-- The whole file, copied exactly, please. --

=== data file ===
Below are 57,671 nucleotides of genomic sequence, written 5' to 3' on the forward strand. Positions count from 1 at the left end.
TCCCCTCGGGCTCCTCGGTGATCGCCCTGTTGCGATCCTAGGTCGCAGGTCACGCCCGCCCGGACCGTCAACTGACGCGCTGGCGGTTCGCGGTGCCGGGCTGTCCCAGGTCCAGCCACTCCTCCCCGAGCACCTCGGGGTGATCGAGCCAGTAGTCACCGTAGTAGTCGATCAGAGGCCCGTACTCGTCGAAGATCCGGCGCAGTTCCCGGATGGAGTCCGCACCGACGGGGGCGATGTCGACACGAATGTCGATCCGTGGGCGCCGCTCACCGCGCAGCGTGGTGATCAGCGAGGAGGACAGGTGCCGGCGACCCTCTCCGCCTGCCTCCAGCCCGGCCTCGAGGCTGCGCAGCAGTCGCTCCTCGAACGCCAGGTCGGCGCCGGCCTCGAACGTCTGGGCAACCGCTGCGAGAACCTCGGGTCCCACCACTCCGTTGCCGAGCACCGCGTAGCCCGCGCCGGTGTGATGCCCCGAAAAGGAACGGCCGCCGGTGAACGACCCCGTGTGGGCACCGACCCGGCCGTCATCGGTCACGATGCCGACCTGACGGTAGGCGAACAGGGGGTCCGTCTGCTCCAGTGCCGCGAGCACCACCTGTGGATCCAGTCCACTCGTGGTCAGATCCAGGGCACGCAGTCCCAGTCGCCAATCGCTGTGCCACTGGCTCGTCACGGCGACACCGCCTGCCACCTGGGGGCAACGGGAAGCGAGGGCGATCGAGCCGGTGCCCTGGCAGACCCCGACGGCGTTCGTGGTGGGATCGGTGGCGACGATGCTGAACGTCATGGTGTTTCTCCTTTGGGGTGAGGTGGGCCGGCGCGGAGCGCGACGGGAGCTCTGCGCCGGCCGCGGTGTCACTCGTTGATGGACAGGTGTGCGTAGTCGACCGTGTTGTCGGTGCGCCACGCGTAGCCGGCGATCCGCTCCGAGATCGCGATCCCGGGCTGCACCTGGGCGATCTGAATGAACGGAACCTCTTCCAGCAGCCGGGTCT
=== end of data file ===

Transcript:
Below are 57,671 nucleotides of genomic sequence, written 5' to 3' on the forward strand. Positions count from 1 at the left end.
TCCCCTCGGGCTCCTCGGTGATCGCCCTGTTGCGATCCTAGGTCGCAGGTCACGCCCGCCCGGACCGTCAACTGACGCGCTGGCGGTTCGCGGTGCCGGGCTGTCCCAGGTCCAGCCACTCCTCCCCGAGCACCTCGGGGTGATCGAGCCAGTAGTCACCGTAGTAGTCGATCAGAGGCCCGTACTCGTCGAAGATCCGGCGCAGTTCCCGGATGGAGTCCGCACCGACGGGGGCGATGTCGACACGAATGTCGATCCGTGGGCGCCGCTCACCGCGCAGCGTGGTGATCAGCGAGGAGGACAGGTGCCGGCGACCCTCTCCGCCTGCCTCCAGCCCGGCCTCGAGGCTGCGCAGCAGTCGCTCCTCGAACGCCAGGTCGGCGCCGGCCTCGAACGTCTGGGCAACCGCTGCGAGAACCTCGGGTCCCACCACTCCGTTGCCGAGCACCGCGTAGCCCGCGCCGGTGTGATGCCCCGAAAAGGAACGGCCGCCGGTGAACGACCCCGTGTGGGCACCGACCCGGCCGTCATCGGTCACGATGCCGACCTGACGGTAGGCGAACAGGGGGTCCGTCTGCTCCAGTGCCGCGAGCACCACCTGTGGATCCAGTCCACTCGTGGTCAGATCCAGGGCACGCAGTCCCAGTCGCCAATCGCTGTGCCACTGGCTCGTCACGGCGACACCGCCTGCCACCTGGGGGCAACGGGAAGCGAGGGCGATCGAGCCGGTGCCCTGGCAGACCCCGACGGCGTTCGTGGTGGGATCGGTGGCGACGATGCTGAACGTCATGGTGTTTCTCCTTTGGGGTGAGGTGGGCCGGCGCGGAGCGCGACGGGAGCTCTGCGCCGGCCGCGGTGTCACTCGTTGATGGACAGGTGTGCGTAGTCGACCGTGTTGTCGGTGCGCCACGCGTAGCCGGCGATCCGCTCCGAGATCGCGATCCCGGGCTGCACCTGGGCGATCTGAATGAACGGAACCTCTTCCAGCAGCCGGGTCT